posted on Mar, 1 2013 @ 06:30 PM
National Radio Astronomy Observatory
Using new technology at the telescope and in laboratories, researchers have discovered an important pair of prebiotic molecules in interstellar
space. The discoveries indicate that some basic chemicals that are key steps on the way to life may have formed on dusty ice grains floating between
This is some really cool stuff.
It's not 100% yet, but it is another step in the right direction I think.
The molecules believed to form the amino acids that make-up DNA have been found in a gas cloud near the center of the Milky Way. This discovery aside,
being able to identify molecules on grains of ice 25,000 light years away is flat out amazing. Regardless of where you believe life originated.
Maybe it's just me, but I get excited about this type of thing.
The Green Bank Telescope and some of the molecules it has discovered.
Previously, scientists thought such processes took place in the very tenuous gas between the stars. The new discoveries, however, suggest that the
chemical formation sequences for these molecules occurred not in gas, but on the surfaces of ice grains in interstellar space. "We need to do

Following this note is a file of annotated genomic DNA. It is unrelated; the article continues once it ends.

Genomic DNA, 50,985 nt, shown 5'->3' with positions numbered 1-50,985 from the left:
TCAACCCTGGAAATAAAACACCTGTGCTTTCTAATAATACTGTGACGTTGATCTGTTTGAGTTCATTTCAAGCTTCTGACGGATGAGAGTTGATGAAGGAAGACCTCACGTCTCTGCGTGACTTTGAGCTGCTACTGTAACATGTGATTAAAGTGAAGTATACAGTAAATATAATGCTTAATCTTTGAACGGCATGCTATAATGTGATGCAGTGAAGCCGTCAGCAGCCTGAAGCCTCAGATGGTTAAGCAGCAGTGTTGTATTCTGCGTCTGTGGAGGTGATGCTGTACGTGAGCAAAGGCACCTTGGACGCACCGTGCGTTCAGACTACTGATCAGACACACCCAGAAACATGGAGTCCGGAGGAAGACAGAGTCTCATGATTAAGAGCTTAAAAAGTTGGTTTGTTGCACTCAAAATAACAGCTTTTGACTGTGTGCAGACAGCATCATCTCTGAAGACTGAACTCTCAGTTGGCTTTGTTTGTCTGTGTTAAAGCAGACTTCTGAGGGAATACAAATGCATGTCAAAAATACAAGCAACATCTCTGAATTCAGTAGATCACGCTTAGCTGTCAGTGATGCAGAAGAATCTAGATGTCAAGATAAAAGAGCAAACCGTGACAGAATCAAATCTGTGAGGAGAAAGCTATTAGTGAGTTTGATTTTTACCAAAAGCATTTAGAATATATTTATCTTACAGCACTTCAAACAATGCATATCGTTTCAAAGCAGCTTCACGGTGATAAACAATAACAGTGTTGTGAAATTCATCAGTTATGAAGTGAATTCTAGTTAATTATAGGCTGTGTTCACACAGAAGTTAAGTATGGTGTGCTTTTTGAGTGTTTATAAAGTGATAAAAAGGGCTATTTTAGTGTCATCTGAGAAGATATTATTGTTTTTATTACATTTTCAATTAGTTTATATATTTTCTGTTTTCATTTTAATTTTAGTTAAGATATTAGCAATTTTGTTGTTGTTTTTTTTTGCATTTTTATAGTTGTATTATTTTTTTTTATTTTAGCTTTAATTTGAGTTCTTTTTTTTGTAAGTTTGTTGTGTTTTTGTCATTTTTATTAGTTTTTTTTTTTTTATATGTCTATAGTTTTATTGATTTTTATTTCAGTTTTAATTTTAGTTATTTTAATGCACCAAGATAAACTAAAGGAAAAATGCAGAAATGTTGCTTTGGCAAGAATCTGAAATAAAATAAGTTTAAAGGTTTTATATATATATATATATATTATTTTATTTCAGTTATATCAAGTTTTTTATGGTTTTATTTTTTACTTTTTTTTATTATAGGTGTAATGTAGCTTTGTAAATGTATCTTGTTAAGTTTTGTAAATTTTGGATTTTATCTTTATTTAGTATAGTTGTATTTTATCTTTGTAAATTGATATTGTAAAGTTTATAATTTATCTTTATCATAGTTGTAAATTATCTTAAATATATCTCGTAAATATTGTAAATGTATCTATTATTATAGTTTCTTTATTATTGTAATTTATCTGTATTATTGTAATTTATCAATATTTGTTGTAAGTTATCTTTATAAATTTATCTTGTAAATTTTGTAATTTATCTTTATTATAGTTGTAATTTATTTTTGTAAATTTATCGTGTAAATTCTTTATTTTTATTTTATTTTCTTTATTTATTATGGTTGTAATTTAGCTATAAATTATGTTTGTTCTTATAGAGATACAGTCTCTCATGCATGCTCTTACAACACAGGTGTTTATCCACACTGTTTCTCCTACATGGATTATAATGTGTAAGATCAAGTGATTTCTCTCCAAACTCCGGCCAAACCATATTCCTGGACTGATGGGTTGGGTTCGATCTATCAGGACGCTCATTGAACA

further experiments to better understand how these reactions work, but it could be that some of the first key steps toward biological chemicals
occurred on tiny ice grains," Remijan said.
I think this also ties in well with this thread from about a year and a half ago. Building
Blocks of DNA Found in Meteorites from Space
Past research had revealed a range of building blocks of life in meteorites, such as the amino acids that make up proteins. Space rocks just like
these may have been a vital source of the organic compounds that gave rise to life on Earth.
Were the meteors seeded by ice particles in the gas clouds?
Either way it's very interesting stuff and things.